Greening Upright: Greening Our Homes and Cities Vertically

Upright gardening has been seen for the last couple of years as a solution of the lack of urban greenery. Nowadays, we can easily find private homes or buildings that boast such feature that is commonly referred as vertical garden or green wall. Vertical garden while not entirely a new concept, in the recent decades has been championed by Patrick Blanc, a French botanist. Blanc is a leading botanist who possesses a deep knowledge of rainforest plants from forest floor all the way to canopy layer.  He studied the way different type of plants that cling from bottom to top of vertical surface in rain forest find water to thrive. This is the main source of his inspiration. Blanc’s invention which he calls ‘Mur Végétal’ (often translated as the living wall) has the appearance of seamless lush green tapestry. This magnificent garden involves a sophisticated engineering system which consists of metal framing, PVC plate, two layers of felt on which the plants cling on and a network of irrigation pipes (which draw waters from all sort of available sources such as air-conditioning, air, rain water).

Iconic Bangkok Siam Paragon's green wall by Patrick Blanc. (image credit: D.Tunas)

Iconic Bangkok Siam Paragon’s green wall by Patrick Blanc. (image credit: D.Tunas)

The invention has proven to be a hit as he won commissions to build vertical garden globally for many high profile projects that elevated him to a stardom-like status. In Southeast Asia, Blanc created to name among others, the iconic vertical garden of Siam Paragon in Bangkok and Capita Land building in Singapore. In 2012, Blanc completed the biggest vertical garden in the world in Paris in Euro Alsace building in Gare De L’este. Blanc’s gardens as we can imagine do not come cheap. The initial hefty cost to build the sophisticated wall is just one thing, most importantly the garden require a regular maintenance to be done weekly, monthly and yearly period. It involves a serious investment of money and time.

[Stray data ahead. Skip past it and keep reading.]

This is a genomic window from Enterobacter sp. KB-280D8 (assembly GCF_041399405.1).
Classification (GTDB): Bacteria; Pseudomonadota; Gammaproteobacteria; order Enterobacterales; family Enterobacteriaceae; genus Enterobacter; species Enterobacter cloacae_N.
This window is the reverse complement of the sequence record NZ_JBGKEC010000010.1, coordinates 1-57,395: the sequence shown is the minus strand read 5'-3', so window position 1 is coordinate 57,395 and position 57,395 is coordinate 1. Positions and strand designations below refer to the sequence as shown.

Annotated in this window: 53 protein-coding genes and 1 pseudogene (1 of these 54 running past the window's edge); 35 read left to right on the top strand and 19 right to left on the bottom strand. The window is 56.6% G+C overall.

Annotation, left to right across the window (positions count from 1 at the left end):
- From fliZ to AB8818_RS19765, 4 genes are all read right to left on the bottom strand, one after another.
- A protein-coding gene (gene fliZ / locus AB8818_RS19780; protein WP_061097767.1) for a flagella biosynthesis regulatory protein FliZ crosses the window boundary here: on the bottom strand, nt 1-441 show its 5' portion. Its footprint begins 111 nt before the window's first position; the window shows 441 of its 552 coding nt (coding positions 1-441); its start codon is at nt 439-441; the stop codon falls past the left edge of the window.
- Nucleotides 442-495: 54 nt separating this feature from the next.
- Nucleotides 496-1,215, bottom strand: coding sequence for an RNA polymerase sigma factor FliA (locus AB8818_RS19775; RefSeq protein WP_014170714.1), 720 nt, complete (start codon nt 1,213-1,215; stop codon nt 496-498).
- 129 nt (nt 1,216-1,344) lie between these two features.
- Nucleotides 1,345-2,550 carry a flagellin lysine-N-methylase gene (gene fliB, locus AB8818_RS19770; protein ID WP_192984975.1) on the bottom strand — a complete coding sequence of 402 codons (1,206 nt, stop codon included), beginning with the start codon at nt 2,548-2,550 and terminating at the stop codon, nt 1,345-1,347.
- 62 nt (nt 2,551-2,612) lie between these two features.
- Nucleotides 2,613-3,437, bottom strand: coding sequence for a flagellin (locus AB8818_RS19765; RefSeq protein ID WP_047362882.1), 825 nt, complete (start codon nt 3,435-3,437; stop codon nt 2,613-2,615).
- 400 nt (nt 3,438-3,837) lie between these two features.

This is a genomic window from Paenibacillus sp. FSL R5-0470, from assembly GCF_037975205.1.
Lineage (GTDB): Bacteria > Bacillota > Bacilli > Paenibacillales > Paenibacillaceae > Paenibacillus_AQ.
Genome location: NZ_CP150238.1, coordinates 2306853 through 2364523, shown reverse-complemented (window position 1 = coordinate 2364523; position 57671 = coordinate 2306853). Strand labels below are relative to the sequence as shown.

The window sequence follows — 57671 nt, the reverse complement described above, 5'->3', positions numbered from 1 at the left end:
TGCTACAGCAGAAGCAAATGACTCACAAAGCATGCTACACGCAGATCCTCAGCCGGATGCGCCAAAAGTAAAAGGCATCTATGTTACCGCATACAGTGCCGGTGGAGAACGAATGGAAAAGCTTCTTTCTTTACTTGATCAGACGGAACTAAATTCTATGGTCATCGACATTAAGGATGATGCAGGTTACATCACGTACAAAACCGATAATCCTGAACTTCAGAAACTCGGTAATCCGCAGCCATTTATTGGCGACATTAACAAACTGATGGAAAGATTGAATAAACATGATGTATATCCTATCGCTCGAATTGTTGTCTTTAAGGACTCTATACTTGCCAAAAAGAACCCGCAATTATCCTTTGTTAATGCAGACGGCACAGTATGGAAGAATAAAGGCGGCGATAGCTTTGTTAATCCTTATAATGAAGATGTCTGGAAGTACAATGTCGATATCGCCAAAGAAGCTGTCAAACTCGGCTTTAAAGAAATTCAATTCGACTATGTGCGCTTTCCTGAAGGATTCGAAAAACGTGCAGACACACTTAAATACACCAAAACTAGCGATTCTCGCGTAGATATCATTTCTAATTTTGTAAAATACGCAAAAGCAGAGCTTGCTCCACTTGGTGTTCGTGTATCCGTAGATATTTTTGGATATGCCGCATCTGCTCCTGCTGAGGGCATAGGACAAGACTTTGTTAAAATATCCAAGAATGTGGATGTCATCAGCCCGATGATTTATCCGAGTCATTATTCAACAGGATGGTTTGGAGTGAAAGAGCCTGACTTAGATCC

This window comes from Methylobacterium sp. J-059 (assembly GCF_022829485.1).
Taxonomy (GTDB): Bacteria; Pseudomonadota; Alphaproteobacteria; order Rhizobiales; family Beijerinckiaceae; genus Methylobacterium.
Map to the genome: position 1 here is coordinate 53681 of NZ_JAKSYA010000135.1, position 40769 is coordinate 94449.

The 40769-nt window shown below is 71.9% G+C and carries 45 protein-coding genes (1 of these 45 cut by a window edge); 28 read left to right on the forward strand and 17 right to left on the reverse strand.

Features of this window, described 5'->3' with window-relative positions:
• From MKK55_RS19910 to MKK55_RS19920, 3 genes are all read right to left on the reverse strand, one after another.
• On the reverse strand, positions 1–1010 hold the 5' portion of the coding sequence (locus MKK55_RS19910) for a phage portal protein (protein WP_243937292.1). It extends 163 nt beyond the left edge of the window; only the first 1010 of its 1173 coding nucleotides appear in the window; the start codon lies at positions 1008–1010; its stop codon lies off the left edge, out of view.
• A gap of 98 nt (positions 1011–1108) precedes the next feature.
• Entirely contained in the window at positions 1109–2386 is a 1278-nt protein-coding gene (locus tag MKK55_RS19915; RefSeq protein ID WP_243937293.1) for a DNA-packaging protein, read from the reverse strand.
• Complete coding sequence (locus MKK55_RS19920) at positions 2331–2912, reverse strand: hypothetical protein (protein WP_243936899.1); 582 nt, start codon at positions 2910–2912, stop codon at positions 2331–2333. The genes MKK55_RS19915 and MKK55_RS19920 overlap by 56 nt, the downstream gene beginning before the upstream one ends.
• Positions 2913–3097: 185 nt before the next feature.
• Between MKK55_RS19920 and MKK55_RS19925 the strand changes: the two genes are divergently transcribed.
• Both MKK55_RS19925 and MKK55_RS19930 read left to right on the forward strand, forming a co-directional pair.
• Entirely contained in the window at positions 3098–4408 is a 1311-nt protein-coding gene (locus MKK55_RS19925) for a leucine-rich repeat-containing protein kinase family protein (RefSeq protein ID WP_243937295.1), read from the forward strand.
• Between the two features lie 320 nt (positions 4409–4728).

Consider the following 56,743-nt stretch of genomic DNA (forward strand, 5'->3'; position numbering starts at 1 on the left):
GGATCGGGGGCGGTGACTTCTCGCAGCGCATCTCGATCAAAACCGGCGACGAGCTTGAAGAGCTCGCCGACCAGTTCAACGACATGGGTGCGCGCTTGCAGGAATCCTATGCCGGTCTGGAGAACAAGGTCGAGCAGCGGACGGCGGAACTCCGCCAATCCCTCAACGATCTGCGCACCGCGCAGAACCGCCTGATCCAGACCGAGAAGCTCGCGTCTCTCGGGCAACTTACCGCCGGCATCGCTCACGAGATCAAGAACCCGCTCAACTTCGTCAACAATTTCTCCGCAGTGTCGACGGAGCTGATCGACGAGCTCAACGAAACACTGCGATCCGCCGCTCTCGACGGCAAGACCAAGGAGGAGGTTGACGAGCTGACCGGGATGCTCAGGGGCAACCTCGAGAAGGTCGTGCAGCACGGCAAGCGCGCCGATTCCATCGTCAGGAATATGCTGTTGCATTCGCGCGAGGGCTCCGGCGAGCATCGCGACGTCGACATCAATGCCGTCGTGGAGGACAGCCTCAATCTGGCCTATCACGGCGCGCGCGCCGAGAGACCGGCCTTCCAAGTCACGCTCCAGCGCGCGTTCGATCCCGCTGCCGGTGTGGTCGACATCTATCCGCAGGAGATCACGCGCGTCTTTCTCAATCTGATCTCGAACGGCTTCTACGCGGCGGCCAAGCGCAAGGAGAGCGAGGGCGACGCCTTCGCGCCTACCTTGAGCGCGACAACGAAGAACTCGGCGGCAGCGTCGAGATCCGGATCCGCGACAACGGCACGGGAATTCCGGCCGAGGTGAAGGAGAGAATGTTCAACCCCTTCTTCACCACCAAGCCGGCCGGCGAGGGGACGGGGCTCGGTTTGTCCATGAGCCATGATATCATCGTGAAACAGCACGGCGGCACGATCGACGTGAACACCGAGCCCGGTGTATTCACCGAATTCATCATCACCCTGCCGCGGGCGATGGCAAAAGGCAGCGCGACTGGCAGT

Since it was first introduced, vertical garden has taken the world by a storm. Sensing business opportunity, business people around the world rush to develop their own vertical gardening system to capitalize on the trend.  Typically these companies offer a design and build package with maintenance package offered as extra service.

For a more practical approach that is easy to install and to dismantle, some companies developed a modular system that involves stacked up plastic planters of various shapes and sizes. Others developed a tray system that consists of hang-able trays divided into several planting cells.  The variations do not end there, as landscape designers, architects and garden enthusiasts around the world come up with their own version of vertical garden in accordance to available budgets and tastes. With all these varieties, as years go by vertical garden becomes a common term to refer to greeneries that are arranged or stacked vertically.

With the raised awareness of sustainability in building practices, vertical gardens gain a new currency. The vertical gardens are not only considered as aesthetically pleasing element but they can also increase a project’s green credibility. Green wall is a familiar feature among several projects in Singapore that are awarded with BCA’s Green Mark certification. CDL’s project, Tree House Condominium in Upper Bukit Timah area which is awarded with Green Mark Platinum Award for example features prominently an expansive green wall on one of its west facing wall.